How to find the best diamond ring in your budget


This is how to maximize your budget – and find the perfect diamond ring.

You're about to learn why color grade "G" is sufficient and how to get the prettiest diamond ring in your budget.

1. It's not (just) about the size.

It's a common misconception that a diamond's price only depends on its size. However, the value of a diamond isn't only related to its carat-weight (the heavier, the bigger): Color, clarity and cut grade, too, determine the stone's value.

In general, there are four criteria for assessing a diamond's value:

  1. Carat-weight: How heavy is the diamond?
  2. Color – or actually: Colorlessness of the diamond
  3. Clarity: Absence of inclusions
  4. Cut grade: How well was the diamond cut?

→ More information on the 4C

This is exactly where you can get more bang for the buck!

  • The disadvantage with "ready-made" rings is that the diamond is already set.
  • Only if you can select setting as well as diamond yourself, you can find the best and biggest diamond within the budget you set for yourself.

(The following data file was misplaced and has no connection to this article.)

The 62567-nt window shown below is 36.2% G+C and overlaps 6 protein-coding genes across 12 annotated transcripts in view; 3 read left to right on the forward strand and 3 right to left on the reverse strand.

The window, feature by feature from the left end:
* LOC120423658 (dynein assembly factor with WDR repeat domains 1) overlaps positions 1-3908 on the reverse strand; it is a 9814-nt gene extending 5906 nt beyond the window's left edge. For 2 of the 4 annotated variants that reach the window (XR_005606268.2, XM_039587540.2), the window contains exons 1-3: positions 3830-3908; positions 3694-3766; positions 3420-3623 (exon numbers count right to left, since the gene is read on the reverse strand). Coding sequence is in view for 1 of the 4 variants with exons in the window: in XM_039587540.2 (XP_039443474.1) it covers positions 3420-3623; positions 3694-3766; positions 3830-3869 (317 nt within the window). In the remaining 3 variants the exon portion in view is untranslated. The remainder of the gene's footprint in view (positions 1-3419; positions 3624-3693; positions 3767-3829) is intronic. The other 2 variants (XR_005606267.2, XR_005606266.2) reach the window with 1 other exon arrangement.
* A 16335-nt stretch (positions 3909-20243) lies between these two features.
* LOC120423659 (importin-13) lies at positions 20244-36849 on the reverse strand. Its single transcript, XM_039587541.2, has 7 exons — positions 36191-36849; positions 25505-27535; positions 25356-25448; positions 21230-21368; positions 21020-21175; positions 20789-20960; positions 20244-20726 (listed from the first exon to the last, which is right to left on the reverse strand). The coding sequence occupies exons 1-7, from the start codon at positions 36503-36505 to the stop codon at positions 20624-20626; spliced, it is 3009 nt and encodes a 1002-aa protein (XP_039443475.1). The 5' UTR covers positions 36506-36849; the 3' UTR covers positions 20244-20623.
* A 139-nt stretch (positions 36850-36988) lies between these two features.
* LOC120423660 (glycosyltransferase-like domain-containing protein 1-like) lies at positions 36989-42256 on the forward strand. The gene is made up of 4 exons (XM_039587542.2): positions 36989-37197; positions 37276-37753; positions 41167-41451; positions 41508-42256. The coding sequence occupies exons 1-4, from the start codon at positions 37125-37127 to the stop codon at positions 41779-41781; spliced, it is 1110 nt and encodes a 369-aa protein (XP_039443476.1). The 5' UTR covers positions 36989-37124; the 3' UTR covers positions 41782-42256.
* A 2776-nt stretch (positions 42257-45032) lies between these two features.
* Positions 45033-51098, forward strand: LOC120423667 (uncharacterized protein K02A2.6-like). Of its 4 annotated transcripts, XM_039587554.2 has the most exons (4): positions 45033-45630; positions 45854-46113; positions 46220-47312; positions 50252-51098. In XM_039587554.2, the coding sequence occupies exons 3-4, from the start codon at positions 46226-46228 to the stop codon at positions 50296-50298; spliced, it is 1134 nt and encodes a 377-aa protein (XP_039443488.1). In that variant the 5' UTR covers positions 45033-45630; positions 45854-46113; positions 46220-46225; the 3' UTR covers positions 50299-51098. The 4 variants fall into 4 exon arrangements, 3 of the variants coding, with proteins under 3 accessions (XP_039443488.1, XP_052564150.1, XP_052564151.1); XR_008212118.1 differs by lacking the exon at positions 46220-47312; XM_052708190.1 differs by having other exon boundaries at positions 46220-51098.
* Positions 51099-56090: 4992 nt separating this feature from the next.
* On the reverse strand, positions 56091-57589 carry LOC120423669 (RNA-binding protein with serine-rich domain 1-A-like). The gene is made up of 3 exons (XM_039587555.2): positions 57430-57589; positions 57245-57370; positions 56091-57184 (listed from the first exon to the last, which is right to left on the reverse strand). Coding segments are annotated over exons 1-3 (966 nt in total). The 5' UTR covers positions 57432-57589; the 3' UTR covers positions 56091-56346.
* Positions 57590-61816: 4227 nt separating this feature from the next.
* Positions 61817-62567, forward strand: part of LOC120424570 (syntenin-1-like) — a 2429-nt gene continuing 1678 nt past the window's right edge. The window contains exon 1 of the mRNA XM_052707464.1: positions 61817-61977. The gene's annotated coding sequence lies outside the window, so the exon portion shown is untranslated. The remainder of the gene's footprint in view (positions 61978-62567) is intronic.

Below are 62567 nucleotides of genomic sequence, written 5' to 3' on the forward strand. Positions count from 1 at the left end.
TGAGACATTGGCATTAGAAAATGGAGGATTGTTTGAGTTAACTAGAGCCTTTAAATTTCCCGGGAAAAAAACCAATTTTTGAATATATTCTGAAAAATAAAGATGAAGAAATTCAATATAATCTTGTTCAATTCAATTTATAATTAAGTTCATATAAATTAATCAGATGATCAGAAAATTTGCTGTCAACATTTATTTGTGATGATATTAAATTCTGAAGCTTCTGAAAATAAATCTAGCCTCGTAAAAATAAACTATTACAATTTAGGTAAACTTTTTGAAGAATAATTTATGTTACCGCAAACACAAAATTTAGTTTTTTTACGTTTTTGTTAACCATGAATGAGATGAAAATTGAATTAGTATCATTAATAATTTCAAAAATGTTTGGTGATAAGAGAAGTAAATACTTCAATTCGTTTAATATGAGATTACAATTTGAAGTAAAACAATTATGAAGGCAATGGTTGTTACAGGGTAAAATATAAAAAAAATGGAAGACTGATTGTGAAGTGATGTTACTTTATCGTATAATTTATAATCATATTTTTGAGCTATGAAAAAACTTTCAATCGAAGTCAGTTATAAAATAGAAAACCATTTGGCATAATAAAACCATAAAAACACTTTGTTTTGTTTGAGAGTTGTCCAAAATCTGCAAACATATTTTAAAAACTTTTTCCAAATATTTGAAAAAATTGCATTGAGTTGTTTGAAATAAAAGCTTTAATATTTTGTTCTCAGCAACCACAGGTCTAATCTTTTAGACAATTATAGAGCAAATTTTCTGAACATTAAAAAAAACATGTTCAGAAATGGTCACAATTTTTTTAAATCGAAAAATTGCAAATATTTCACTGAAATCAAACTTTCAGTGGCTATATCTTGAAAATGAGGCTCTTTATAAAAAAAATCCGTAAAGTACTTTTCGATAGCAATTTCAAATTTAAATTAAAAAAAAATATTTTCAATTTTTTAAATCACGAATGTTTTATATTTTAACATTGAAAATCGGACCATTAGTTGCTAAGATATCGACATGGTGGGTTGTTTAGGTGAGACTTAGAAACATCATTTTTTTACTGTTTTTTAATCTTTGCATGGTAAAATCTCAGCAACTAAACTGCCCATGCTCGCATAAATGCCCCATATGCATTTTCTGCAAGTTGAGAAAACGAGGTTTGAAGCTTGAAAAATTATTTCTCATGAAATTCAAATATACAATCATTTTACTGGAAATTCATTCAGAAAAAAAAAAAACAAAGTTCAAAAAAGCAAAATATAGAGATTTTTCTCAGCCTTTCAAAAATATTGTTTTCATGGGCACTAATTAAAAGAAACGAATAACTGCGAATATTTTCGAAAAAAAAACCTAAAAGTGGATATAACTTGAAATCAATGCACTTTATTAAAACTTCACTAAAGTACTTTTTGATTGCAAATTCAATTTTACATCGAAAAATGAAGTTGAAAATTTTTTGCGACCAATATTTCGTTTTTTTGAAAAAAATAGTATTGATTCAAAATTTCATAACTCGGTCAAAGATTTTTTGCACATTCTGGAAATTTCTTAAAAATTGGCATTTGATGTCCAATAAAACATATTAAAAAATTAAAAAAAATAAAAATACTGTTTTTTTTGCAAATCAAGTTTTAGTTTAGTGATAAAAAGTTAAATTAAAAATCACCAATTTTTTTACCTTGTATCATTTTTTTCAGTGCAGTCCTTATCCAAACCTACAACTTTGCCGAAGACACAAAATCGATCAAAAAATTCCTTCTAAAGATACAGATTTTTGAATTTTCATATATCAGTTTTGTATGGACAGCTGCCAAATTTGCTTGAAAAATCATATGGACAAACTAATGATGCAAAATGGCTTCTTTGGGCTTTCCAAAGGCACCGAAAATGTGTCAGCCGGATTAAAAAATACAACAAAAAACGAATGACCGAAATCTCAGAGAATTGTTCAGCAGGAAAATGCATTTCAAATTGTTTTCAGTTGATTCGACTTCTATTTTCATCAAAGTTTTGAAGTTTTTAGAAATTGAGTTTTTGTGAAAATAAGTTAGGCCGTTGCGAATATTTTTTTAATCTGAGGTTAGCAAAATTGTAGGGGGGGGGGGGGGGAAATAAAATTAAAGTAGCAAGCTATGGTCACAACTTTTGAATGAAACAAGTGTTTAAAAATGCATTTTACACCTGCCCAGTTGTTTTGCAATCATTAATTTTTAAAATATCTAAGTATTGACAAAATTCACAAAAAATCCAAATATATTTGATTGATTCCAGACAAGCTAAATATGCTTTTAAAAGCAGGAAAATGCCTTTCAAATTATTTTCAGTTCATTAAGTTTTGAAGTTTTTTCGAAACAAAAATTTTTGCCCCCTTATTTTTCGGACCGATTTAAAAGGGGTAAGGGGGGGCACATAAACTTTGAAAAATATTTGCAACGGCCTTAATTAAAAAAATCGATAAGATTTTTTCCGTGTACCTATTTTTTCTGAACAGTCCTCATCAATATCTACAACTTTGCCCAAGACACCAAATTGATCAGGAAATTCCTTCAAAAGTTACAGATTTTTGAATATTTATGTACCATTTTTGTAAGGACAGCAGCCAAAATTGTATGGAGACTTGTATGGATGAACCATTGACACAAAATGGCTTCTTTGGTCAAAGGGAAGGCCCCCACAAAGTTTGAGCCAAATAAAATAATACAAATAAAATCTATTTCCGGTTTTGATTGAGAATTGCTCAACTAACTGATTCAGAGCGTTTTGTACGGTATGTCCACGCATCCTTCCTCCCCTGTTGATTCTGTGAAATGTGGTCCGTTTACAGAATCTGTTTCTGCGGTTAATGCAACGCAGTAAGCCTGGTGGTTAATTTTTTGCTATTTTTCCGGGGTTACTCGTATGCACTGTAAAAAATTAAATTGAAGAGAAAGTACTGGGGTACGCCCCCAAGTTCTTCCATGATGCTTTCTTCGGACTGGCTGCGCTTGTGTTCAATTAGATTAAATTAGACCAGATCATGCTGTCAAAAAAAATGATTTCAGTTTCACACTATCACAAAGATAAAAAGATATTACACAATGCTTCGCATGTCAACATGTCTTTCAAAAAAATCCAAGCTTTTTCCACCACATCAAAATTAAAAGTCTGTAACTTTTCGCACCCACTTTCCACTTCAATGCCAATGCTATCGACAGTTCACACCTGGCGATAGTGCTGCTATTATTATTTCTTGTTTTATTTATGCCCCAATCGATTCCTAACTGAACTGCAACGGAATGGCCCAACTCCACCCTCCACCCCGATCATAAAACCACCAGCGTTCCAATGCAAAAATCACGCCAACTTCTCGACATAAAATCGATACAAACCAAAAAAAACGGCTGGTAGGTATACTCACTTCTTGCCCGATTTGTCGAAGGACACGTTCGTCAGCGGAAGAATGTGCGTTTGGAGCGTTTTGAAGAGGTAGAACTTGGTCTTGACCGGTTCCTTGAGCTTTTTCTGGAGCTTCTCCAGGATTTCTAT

• By finding the right trade-off between the 4C, you can find the biggest stone within your budget – or save money on a diamond of your requested size.

How to do this?

2. Color grade "G" is sufficient

  • The color scale reaches from D to Z and measures, how colorless a diamond is: "D" describes complete transparency and "Z" stands for diamonds with a recognizable yellowish tint.
  • The higher a diamond ranks on the color scale, the higher its price
  • BUT: All diamonds until color grade "G" are normally fully adequate: Wit the bare eye, there is no yellow tint recognizable in such stones.

→ More on the color of diamonds

Similarly, you can maximizie your budget by varying your diamond's clarity grade:

3. Clarity grade "SI2" is sufficient

  • The clarity scale measures the presence or absence of inclusions within a diamond.
  • Here too, you don't always have to go for the top of the scale. Down until clarity grade "SI2" (stands for "slightly included"), the tiny flaws in a diamond are not recognizable with the bare eye.
  • Only if you decide for quite a big diamond (1 carat or more), you should make sure your diamond corresponds to clarity grade "VS2" or higher.

→ More on diamond clarity


Even if a diamond has bigger flaws, it's possible that the prongs holding it will cover these little dark spots. Have a look at your diamond's GIA-certificate (by clicking the GIA-button in the diamond selection view): For bigger diamonds, a graphic shows the location of inclusions.

If you follow these guidelines, you may save up to 40% on your diamond!

Next steps: What would you like to do?